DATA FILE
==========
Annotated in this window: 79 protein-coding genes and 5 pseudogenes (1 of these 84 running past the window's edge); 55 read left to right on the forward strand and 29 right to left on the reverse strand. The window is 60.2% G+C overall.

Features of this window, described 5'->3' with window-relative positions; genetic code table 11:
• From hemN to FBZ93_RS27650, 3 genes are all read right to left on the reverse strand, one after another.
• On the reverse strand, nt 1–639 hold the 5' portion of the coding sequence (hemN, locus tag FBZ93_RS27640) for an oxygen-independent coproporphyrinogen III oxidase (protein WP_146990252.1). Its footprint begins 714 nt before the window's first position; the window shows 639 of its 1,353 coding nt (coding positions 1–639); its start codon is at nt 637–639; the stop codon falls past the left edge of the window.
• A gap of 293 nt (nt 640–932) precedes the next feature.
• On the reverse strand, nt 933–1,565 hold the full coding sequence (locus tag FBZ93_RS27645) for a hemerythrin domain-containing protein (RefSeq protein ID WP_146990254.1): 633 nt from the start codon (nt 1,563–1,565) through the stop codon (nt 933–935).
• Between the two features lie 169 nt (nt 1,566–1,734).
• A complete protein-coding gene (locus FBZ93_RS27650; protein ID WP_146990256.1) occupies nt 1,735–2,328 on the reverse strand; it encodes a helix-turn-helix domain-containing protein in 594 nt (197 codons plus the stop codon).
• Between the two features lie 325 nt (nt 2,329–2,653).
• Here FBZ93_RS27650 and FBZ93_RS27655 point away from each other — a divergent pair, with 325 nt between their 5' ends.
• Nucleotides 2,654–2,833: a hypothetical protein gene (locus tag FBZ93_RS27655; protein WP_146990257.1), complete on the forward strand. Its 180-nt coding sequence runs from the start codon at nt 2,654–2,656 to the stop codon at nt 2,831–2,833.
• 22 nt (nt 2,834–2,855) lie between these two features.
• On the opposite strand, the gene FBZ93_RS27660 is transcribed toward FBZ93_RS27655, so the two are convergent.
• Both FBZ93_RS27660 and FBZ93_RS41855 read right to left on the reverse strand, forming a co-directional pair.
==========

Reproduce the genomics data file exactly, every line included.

Annotated in this window: 79 protein-coding genes and 5 pseudogenes (1 of these 84 running past the window's edge); 55 read left to right on the forward strand and 29 right to left on the reverse strand. The window is 60.2% G+C overall.

Features of this window, described 5'->3' with window-relative positions; genetic code table 11:
• From hemN to FBZ93_RS27650, 3 genes are all read right to left on the reverse strand, one after another.
• On the reverse strand, nt 1–639 hold the 5' portion of the coding sequence (hemN, locus tag FBZ93_RS27640) for an oxygen-independent coproporphyrinogen III oxidase (protein WP_146990252.1). Its footprint begins 714 nt before the window's first position; the window shows 639 of its 1,353 coding nt (coding positions 1–639); its start codon is at nt 637–639; the stop codon falls past the left edge of the window.
• A gap of 293 nt (nt 640–932) precedes the next feature.
• On the reverse strand, nt 933–1,565 hold the full coding sequence (locus tag FBZ93_RS27645) for a hemerythrin domain-containing protein (RefSeq protein ID WP_146990254.1): 633 nt from the start codon (nt 1,563–1,565) through the stop codon (nt 933–935).
• Between the two features lie 169 nt (nt 1,566–1,734).
• A complete protein-coding gene (locus FBZ93_RS27650; protein ID WP_146990256.1) occupies nt 1,735–2,328 on the reverse strand; it encodes a helix-turn-helix domain-containing protein in 594 nt (197 codons plus the stop codon).
• Between the two features lie 325 nt (nt 2,329–2,653).
• Here FBZ93_RS27650 and FBZ93_RS27655 point away from each other — a divergent pair, with 325 nt between their 5' ends.
• Nucleotides 2,654–2,833: a hypothetical protein gene (locus tag FBZ93_RS27655; protein WP_146990257.1), complete on the forward strand. Its 180-nt coding sequence runs from the start codon at nt 2,654–2,656 to the stop codon at nt 2,831–2,833.
• 22 nt (nt 2,834–2,855) lie between these two features.
• On the opposite strand, the gene FBZ93_RS27660 is transcribed toward FBZ93_RS27655, so the two are convergent.
• Both FBZ93_RS27660 and FBZ93_RS41855 read right to left on the reverse strand, forming a co-directional pair.